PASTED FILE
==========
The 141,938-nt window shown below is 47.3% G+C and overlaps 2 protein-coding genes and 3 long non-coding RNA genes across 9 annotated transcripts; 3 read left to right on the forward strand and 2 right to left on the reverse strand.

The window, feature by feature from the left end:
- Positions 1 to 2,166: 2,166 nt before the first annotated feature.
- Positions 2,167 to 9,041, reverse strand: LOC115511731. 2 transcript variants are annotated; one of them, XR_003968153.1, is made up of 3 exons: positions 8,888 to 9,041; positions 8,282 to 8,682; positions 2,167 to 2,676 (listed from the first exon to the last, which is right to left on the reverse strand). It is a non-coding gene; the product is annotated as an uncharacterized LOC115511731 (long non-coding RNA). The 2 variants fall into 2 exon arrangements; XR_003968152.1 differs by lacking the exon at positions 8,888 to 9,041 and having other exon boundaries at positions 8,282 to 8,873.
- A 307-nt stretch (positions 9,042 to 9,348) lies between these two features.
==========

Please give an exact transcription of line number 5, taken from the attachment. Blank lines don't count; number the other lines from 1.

- A 307-nt stretch (positions 9,042 to 9,348) lies between these two features.